Rabbi Eliezer would not accept the majoirity decision. If one person could hold everything up nothing would ever have been decided or done and the people would have been without guidance. Even though G-d supported R. Eliezer's judgement on the issue of the stove, the method of decision making was considered more important. This is how I read it but I am not an expert.
Shellharbour, NSW
October 13, 2011
Misquoting the Torah
Rabbi Joshua says that the Torah states that we should follow the majority. However, the actual commandment is "DO NOT follow the many TO DO EVIL"
New York
September 20, 2010
R. Eliezer
Not being satisfied with the Oven story i tried to dig up some details. This story is far more fascinating than i first thought. There are a ton of commentaries on it. Following it is really fabulous because it shows how rich our Jewish heritage is, and what first got me interested in Judaism. My final analysis follows. It leaves out a million background details :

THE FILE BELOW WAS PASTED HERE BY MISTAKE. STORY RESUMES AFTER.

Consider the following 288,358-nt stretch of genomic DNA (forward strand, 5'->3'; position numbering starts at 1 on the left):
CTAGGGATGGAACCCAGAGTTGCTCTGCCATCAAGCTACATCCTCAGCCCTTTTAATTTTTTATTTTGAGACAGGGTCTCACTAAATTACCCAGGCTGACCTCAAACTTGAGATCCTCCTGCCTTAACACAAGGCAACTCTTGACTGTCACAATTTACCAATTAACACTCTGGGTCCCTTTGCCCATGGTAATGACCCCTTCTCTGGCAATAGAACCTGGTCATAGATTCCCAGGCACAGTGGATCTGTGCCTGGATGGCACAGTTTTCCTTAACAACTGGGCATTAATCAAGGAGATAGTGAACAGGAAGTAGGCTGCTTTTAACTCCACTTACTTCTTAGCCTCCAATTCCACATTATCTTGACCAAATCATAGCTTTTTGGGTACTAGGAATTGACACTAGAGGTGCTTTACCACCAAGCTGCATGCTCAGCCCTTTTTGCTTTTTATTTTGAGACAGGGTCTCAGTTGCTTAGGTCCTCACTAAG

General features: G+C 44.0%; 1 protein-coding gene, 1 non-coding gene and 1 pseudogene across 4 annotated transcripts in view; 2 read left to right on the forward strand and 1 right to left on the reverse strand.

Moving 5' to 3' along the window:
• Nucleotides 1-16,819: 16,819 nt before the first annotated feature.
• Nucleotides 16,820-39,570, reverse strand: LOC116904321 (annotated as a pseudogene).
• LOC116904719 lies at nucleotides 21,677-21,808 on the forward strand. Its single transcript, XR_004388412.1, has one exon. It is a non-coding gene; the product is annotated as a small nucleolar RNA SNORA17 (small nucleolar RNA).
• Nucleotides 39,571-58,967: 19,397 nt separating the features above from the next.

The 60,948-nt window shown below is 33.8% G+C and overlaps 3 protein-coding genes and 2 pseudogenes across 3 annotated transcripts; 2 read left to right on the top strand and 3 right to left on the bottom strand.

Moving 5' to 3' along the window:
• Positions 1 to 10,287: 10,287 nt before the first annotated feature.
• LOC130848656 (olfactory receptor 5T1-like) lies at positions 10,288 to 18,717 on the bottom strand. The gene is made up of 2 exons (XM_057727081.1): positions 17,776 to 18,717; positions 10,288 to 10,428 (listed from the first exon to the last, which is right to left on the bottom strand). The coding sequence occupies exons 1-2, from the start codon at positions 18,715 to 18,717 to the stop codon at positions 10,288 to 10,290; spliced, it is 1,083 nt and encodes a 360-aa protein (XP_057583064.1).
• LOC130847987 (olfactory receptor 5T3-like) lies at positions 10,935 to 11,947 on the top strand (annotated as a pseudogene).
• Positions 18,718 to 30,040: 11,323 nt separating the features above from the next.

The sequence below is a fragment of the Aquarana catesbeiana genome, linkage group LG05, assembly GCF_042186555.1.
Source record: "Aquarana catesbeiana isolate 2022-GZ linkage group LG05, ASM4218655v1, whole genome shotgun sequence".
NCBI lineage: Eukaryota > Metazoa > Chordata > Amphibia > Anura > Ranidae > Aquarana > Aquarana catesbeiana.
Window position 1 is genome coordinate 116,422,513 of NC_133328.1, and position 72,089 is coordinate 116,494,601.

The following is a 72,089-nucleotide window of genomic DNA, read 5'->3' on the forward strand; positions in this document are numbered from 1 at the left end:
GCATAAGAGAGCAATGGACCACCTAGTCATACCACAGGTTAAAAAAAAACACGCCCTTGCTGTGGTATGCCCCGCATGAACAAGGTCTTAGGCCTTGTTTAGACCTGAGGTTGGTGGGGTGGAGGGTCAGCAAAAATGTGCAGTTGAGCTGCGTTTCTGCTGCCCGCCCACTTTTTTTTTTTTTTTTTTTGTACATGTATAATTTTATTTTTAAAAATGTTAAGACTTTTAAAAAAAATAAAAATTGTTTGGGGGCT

1. Eliezer lost because he was banned from the community. He was bitter to the very end. He cursed two of the rabbis who visited him on his deathbed telling them that they would not die natural deaths. One drowned in a storm at sea. Another was tortured by the Romans.

2. The community lost because they did not know laws such as impurity to anywhere near the level of Eliezer.

3. Most often arguments only have losers.

4. The political climate/chaos of the times required excommunication. Eliezer was his intransigent self at the wrongest of times. As they say : timing is everything.

5. Lessons from the story are manifold.
September 20, 2010
Rabbi Eliezer's excommunication
The story goes that the voice of Ha-Shem explained subsequently, "The Torah was made for man; man was not made for the torah." The fact is that men are, for the most part, fallible; however, once a decision has been made--in all conscience and sincerity--the matter (for that moment) is closed. Rav Eliezar's insistent albeit valid points were regarded as divisive.
Moss Posner, M.D.
Fresno, CA
September 20, 2010
Excommunication, response to anonymous
He was edcommunicated to instill in everyone the importance of the court's decision